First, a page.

Dietro l'orme fugaci (HWV 105);Cantata
for soprano (c'-a''), two violins and bc
Armida Abbandonata dates in 1707, so it is among the first cantatas Handel wrote for Handel's patron Marchese Ruspoli. The libretto, author unknown, is based on Tasso’s poem Gerusalemme liberata in which the crusading knight Rinaldo escapes from Armida’s enchanted island. The cantata starts with a narrative recitative remarkably set to violin arpeggios with no basso continuo. This sets the scene of Rinaldo’s flight and Armida’s fruitless pursuit. The remainder of the work comprises, in Armida’s own voice, her pleading laments, her anger and curses, their recantation, and her eventual despair.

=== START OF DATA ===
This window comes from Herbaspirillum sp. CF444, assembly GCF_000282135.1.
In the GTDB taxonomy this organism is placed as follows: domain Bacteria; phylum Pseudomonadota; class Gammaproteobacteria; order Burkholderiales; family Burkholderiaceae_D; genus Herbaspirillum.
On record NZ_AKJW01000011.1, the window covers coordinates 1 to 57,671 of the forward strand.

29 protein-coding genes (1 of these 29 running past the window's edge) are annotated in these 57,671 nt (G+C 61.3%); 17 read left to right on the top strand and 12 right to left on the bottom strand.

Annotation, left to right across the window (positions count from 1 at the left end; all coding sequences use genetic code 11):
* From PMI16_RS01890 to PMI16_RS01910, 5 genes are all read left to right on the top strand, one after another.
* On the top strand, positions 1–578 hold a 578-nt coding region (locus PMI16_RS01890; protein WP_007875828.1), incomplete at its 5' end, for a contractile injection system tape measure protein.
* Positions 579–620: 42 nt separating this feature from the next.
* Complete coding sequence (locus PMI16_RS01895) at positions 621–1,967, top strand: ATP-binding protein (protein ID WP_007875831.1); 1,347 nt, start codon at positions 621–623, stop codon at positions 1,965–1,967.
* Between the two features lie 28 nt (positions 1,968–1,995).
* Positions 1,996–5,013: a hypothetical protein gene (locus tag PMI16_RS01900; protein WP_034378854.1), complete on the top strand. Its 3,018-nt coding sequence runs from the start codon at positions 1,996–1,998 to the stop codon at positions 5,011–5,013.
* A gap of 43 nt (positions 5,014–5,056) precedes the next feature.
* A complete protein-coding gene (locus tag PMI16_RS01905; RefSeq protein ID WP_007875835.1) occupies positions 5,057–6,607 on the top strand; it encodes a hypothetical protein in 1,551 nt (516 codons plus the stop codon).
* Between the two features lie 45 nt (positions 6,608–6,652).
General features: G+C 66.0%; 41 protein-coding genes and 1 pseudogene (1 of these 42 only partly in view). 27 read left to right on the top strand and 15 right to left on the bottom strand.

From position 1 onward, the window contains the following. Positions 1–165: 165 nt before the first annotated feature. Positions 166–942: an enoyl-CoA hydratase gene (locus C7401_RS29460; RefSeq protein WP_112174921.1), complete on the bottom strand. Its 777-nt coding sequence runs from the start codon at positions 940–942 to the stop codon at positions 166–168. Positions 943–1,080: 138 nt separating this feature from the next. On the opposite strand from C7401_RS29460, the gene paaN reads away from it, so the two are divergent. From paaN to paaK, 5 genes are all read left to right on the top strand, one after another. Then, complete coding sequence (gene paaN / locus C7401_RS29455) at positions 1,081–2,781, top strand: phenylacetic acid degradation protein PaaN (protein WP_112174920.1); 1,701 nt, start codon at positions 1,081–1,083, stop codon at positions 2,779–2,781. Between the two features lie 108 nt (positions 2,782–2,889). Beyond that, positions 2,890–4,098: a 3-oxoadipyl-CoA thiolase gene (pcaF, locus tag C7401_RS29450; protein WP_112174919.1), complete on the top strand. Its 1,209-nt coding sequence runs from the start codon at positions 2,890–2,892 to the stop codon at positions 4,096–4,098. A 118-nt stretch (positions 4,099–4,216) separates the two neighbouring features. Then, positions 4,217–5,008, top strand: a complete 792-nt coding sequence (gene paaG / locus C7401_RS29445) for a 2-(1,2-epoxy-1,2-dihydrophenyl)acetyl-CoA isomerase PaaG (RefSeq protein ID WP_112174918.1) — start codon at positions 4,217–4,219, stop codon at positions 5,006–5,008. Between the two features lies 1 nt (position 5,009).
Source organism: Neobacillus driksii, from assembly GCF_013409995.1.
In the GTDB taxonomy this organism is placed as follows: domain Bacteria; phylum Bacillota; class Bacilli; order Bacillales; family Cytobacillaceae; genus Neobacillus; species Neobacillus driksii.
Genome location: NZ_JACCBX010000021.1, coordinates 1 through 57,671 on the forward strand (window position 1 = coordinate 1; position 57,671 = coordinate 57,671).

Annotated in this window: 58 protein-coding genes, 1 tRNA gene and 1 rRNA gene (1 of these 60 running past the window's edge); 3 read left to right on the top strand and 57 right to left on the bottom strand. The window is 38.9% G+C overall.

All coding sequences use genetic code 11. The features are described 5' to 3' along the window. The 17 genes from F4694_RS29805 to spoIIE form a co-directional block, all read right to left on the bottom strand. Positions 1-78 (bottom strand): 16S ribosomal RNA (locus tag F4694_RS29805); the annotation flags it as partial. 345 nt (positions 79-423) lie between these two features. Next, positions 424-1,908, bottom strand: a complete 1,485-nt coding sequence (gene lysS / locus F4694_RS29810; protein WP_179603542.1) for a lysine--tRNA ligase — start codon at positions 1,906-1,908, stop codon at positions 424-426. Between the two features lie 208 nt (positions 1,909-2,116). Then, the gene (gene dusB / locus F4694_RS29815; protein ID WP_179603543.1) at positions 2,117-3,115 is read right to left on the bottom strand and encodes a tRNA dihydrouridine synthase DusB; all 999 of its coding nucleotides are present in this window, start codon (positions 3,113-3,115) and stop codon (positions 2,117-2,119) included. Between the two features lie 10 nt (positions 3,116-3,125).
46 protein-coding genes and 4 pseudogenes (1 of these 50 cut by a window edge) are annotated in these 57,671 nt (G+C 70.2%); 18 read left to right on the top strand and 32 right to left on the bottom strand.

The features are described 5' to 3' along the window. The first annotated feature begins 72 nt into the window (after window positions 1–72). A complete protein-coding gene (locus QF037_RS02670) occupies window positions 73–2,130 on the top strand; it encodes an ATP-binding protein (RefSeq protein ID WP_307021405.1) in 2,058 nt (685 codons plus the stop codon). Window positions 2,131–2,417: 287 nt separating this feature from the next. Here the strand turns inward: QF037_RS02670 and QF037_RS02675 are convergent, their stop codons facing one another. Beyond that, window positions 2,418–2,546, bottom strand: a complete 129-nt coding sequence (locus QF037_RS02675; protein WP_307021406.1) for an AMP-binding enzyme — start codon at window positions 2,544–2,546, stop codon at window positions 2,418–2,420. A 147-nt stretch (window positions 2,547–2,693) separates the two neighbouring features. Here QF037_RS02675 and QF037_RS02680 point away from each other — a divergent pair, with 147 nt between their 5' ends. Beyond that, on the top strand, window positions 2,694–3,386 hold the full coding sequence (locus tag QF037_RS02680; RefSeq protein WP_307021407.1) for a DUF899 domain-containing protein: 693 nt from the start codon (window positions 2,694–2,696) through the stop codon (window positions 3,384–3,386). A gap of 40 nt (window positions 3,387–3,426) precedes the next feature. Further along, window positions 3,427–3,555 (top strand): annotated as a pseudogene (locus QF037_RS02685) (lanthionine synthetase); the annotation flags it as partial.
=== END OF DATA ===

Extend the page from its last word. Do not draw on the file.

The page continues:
Ellen Harris (ref 1) shows that Armida’s situation and emotions have much in common with other wronged or abandoned women depicted in Handel’s works – Lucretia (2), Clori (Clori mia bella Clori), Hero (Ero e Leandro), and Agrippina (Agrippina condotto a morire). Their intense feelings give Handel the scope for the sort of dramatic musical expression in which he excels. Note that the music depicting the storm at the start of the aria Venti, fermate is similar to that of the storm in the slightly later cantata for bass, Cuopre tal volto il cielo. (3)